Jan 28, 2015 – Nigerian First Class Graduates, Students On Presidential Scholarship Stranded In London UK, How FG Refuses To Pay Their Tuition Fees
Presidential Scholars or Suffering Scholars?
Some years ago, the Goodluck Administration started the Presidential Special Scholarship Scheme for Innovation and Development (PRESSID), targeted at First Class Nigerian graduates. The idea was to provide full sponsorship for all awardees, to some top universities in the world. My nephew won this scholarship (which covers both MSc and PhD degrees) and I was very happy for him. He embarked on his MSc (2013-2014) in a prestigious UK university, and funding was handled by National Universities Commission (NUC), as designated by the Federal Government of Nigeria.
Trouble started brewing when my nephew and his fellow scholars were denied some allowances they were promised before leaving Nigeria, based on some flimsy reasons from NUC. Besides, they ended up being paid only a fraction of what was clearly stated on their sponsorship letters, no thanks to the so-called ‘Nigerian factor’ plaguing all sectors in Nigeria. Their complaints to NUC yielded no fruit.
As a result, my nephew was sceptical about embarking on his PhD when he concluded his MSc, despite having received an offer of admission into a PhD programme. Once bitten, twice shy, the saying goes. I encouraged him to proceed and stay optimistic. Little did I know his foreboding was accurate, ab initio.
He returned to Nigeria in September 2014 to complete some paperwork at NUC Secretariat in Abuja. There, he was informed that he and other scholars had been reassigned to Tertiary Education Trust Fund (TETFund) and Petroleum Trust Development Fund (PTDF) respectively. He happened to be among the scholars assigned to PTDF, that is, PTDF is responsible for his funding. He completed all required paperwork at PTDF office, and collected their phone number and email address. Before leaving Abuja, he was assured that he would be paid soon, and that he could return to the UK to immediately commence his PhD programme.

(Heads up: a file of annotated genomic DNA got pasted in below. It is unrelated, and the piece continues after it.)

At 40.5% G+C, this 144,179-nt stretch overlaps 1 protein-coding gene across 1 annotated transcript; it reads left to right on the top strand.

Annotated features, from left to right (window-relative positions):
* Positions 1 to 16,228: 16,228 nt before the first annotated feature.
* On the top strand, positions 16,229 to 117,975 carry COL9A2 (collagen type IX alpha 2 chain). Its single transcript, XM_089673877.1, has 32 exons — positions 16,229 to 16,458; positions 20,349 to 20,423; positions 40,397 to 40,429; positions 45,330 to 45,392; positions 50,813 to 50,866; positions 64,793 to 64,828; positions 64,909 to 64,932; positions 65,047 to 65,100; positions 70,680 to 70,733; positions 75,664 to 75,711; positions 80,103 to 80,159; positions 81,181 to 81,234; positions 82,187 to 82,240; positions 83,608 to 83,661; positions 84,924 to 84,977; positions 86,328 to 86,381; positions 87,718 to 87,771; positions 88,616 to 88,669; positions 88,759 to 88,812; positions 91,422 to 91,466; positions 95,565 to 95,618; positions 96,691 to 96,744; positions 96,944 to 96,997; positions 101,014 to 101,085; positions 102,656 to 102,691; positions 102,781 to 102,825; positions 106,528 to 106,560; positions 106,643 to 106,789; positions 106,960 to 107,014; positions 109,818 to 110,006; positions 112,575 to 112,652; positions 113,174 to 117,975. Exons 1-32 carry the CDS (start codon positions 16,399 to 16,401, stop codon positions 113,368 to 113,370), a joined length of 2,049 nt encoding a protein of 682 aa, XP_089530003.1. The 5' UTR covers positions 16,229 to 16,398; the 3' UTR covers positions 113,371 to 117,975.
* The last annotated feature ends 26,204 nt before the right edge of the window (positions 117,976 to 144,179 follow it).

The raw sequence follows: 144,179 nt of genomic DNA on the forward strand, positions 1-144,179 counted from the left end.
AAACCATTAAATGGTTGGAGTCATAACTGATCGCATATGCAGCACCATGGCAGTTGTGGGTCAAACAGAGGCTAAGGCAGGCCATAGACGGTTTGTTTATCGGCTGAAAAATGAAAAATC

My nephew thus borrowed money to book his flight to return to the United Kingdom (UK). On arriving the UK, he borrowed more money to pay for his accommodation, upkeep and visa application fee. As his closest uncle here in the UK, I also did my best to assist him financially.
Weeks ran into months, and PTDF is yet to pay one naira. My nephew and his colleagues have placed many phone calls to no avail. According to him, PTDF staff even ignore calls most times. They also seldom reply emails. Occasionally when they do, they give false hopes. He also told me that NUC and Nigeria High Commission in London is aware of the situation, but all they tell the affected scholars is to be patient. Then I wonder, till when? Till they become homeless? Or till they starve? No way!
Recently, he told me that he regretted taking the PhD scholarship. I felt a pang of guilt, because I was the one that encouraged him to proceed, despite the ominous signs during his MSc. Now he finds it hard to focus on his research, no thanks to PTDF and FG.
The straw that broke the camel’s back came when he informed me that other PTDF scholars (different from PRESSID stream) had received two quarterly instalments since September 2014, while he and his colleagues, that were originally with NUC, have received none. As a barrister-at-law, I stand for truth and justice, and I hereby challenge the Executive Secretary of PTDF, Mr. Femi Ajayi, to explain what is going on.
Every month, I support my nephew financially, despite the fact that he is a presidential scholar on full scholarship. But then, I wonder what happens to scholars that do not have uncles that can support them.
This is a big shame on PTDF and the Federal Government of Nigeria. By neglecting her scholars, I am of the opinion that the Federal Government is killing patriotism, and encouraging brain drain. Suffering scholars will most likely not wish to return to Nigeria after their studies, especially considering the fact that many opportunities abound for them here in the UK. I have a ten year old daughter that was born in Nigeria, before we came to the UK. If she ever tells me she got a presidential scholarship from Nigeria, I will tell her to reject it. This is because I cannot bear to see her go through presidential torture.
By Diepreye George